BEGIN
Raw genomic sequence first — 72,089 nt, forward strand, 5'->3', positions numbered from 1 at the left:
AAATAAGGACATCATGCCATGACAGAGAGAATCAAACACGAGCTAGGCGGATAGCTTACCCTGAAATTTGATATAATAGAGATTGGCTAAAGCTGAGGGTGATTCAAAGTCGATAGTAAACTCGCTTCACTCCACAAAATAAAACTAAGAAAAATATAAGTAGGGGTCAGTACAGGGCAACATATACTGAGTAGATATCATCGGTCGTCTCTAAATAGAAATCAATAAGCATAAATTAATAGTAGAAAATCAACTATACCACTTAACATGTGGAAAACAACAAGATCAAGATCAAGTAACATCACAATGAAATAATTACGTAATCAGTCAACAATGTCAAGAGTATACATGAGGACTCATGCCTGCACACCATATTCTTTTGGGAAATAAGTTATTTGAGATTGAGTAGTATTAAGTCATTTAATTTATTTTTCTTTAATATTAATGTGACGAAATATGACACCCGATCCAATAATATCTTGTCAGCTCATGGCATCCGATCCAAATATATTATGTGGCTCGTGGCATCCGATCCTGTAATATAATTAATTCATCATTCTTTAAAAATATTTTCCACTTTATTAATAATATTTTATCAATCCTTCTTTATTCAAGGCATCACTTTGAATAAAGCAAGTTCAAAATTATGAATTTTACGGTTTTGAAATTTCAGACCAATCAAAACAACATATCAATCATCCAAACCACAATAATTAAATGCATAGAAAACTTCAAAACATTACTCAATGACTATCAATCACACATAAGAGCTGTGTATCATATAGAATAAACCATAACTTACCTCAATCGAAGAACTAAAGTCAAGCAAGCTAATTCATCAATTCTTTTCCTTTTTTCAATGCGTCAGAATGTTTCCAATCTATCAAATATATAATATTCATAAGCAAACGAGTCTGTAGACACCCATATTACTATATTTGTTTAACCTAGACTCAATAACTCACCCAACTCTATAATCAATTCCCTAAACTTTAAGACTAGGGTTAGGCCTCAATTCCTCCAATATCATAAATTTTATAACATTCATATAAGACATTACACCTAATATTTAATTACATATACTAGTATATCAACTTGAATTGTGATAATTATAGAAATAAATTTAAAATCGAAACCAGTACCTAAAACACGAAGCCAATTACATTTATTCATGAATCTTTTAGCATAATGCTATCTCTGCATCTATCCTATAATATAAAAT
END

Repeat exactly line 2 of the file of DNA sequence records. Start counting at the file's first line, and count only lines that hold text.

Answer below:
AAATAAGGACATCATGCCATGACAGAGAGAATCAAACACGAGCTAGGCGGATAGCTTACCCTGAAATTTGATATAATAGAGATTGGCTAAAGCTGAGGGTGATTCAAAGTCGATAGTAAACTCGCTTCACTCCACAAAATAAAACTAAGAAAAATATAAGTAGGGGTCAGTACAGGGCAACATATACTGAGTAGATATCATCGGTCGTCTCTAAATAGAAATCAATAAGCATAAATTAATAGTAGAAAATCAACTATACCACTTAACATGTGGAAAACAACAAGATCAAGATCAAGTAACATCACAATGAAATAATTACGTAATCAGTCAACAATGTCAAGAGTATACATGAGGACTCATGCCTGCACACCATATTCTTTTGGGAAATAAGTTATTTGAGATTGAGTAGTATTAAGTCATTTAATTTATTTTTCTTTAATATTAATGTGACGAAATATGACACCCGATCCAATAATATCTTGTCAGCTCATGGCATCCGATCCAAATATATTATGTGGCTCGTGGCATCCGATCCTGTAATATAATTAATTCATCATTCTTTAAAAATATTTTCCACTTTATTAATAATATTTTATCAATCCTTCTTTATTCAAGGCATCACTTTGAATAAAGCAAGTTCAAAATTATGAATTTTACGGTTTTGAAATTTCAGACCAATCAAAACAACATATCAATCATCCAAACCACAATAATTAAATGCATAGAAAACTTCAAAACATTACTCAATGACTATCAATCACACATAAGAGCTGTGTATCATATAGAATAAACCATAACTTACCTCAATCGAAGAACTAAAGTCAAGCAAGCTAATTCATCAATTCTTTTCCTTTTTTCAATGCGTCAGAATGTTTCCAATCTATCAAATATATAATATTCATAAGCAAACGAGTCTGTAGACACCCATATTACTATATTTGTTTAACCTAGACTCAATAACTCACCCAACTCTATAATCAATTCCCTAAACTTTAAGACTAGGGTTAGGCCTCAATTCCTCCAATATCATAAATTTTATAACATTCATATAAGACATTACACCTAATATTTAATTACATATACTAGTATATCAACTTGAATTGTGATAATTATAGAAATAAATTTAAAATCGAAACCAGTACCTAAAACACGAAGCCAATTACATTTATTCATGAATCTTTTAGCATAATGCTATCTCTGCATCTATCCTATAATATAAAAT